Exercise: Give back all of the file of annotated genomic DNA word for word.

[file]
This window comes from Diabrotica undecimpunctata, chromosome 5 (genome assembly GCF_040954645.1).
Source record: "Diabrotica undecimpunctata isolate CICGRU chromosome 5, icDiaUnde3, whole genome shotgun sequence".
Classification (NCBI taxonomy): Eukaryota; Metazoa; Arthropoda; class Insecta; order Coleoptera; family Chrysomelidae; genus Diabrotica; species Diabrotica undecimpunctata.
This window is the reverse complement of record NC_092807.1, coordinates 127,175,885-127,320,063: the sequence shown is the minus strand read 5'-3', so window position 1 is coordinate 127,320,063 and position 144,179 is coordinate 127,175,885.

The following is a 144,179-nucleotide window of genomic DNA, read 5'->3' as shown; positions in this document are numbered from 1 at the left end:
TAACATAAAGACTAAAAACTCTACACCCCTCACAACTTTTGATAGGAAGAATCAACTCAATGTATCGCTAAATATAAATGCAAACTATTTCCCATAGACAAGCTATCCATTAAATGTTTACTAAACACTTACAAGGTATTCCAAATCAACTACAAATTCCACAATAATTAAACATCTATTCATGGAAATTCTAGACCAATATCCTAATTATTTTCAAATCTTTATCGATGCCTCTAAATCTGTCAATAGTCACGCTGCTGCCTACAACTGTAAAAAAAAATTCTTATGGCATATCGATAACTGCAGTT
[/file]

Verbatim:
This window comes from Diabrotica undecimpunctata, chromosome 5 (genome assembly GCF_040954645.1).
Source record: "Diabrotica undecimpunctata isolate CICGRU chromosome 5, icDiaUnde3, whole genome shotgun sequence".
Classification (NCBI taxonomy): Eukaryota; Metazoa; Arthropoda; class Insecta; order Coleoptera; family Chrysomelidae; genus Diabrotica; species Diabrotica undecimpunctata.
This window is the reverse complement of record NC_092807.1, coordinates 127,175,885-127,320,063: the sequence shown is the minus strand read 5'-3', so window position 1 is coordinate 127,320,063 and position 144,179 is coordinate 127,175,885.

The following is a 144,179-nucleotide window of genomic DNA, read 5'->3' as shown; positions in this document are numbered from 1 at the left end:
TAACATAAAGACTAAAAACTCTACACCCCTCACAACTTTTGATAGGAAGAATCAACTCAATGTATCGCTAAATATAAATGCAAACTATTTCCCATAGACAAGCTATCCATTAAATGTTTACTAAACACTTACAAGGTATTCCAAATCAACTACAAATTCCACAATAATTAAACATCTATTCATGGAAATTCTAGACCAATATCCTAATTATTTTCAAATCTTTATCGATGCCTCTAAATCTGTCAATAGTCACGCTGCTGCCTACAACTGTAAAAAAAAATTCTTATGGCATATCGATAACTGCAGTT